Språk i spagaten. Facebook-språket. Om normert språk og dialekt blant vestlandselevar
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- Nynorsk skriftkultur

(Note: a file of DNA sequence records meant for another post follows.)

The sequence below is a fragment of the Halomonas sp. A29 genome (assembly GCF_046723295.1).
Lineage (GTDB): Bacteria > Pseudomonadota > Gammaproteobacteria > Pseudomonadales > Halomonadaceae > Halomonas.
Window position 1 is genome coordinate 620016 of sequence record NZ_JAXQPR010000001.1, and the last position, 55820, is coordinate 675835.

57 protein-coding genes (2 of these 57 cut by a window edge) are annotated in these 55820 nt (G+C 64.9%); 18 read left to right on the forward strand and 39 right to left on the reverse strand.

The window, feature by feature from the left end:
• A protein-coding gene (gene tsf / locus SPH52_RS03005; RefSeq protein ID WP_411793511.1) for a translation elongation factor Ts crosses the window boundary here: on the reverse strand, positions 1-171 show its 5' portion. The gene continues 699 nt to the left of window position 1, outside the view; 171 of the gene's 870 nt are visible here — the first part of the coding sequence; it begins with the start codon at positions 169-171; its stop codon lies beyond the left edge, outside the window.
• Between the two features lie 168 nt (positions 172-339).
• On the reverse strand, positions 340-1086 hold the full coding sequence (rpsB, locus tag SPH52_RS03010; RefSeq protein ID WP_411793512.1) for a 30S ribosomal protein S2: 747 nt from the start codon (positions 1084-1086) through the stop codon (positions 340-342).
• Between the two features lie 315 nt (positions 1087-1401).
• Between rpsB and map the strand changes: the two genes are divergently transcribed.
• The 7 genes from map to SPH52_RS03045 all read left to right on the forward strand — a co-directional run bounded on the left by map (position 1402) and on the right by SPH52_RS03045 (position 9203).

Language doing the splits In 2014 Facebook climbed to the top of the statistics as the largest media channel in Norway for the first time. Facebook is more used than traditional media, like the television channel NRK 1 and the newspaper VG. Facebook is also the only channel in top ten without an editor and where the users themselves produce (and share) the content. At the same time, experts on global media claim that Facebook is the most powerful media channel in the world. One of the things pointed out in this master's thesis, is that it seems common among young Norwegian Facebook users to choose Norwegian dialects as their most preferred written language, rather than traditional, standardized language. This notion is widely discussed among teachers, parents and the users themselves. But how common is it really, and what are their reasons for choosing to write Facebook messages in dialect? This work is based on 142 informants, all high school pupils aged 18–20, from the West Coast, in the four counties Møre og Romsdal, Sogn og Fjordane, Hordaland and Rogaland. The main focus was to ask them why they prefer to use dialect and in which, if any, other contexts, i.e. SMS, schoolwork, e-mail, applications, and so on, they also prefer to use dialect. The result of the study shows that Facebook is an important channel for the pupils. All the informants have a Facebook profile, and 90 percent of them use Facebook on a daily basis. A majority uses Facebook more than five times daily, and three out of four use dialect. This was a higher result than expected. The main reason for using written dialect is not that «everyone else does it», but rather: «because this is how I speak». Norway has not only a large and thriving variety of spoken dialects, but also two standards of written Norwegian: Bokmål and Nynorsk. The majority of informants in this study have Nynorsk as their first language, while the dialects spoken in the four counties differ in many ways and on many accounts. Although the Language Council of Norway is currently responsible for both planning and maintaining the principles of codifications in both Nynorsk and Bokmål, Nynorsk was originally established as a written language by the Norwegian linguist Ivar Aasen (1813–1896) based on the foundational elements in the variety of dialects spoken in Norway. One could imagine that the pupils choose dialect because they find the grammar in Nynorsk or Bokmål confusing or difficult. Based on the findings in this thesis, however, this can not be claimed to be the case, although the informants with Nynorsk as their first language responded to find the Nynorsk grammar more difficult than Bokmål. The majority of the informants do not use dialects on all Internet-domains. Also, there are sound arguments as to not seeing all Internet-based forms of communication as homogenous. The pupils use dialect on SMS and social media, like Facebook, Snapchat and Instagram, but not in e-mails, neither in discussions in online newspapers or blogs, and rarely in job applications and schoolwork. It seems that the nature of social media, dialogues written in a quick manner, informal context and heavy use, prepares the ground for dialect as a new standard of writing.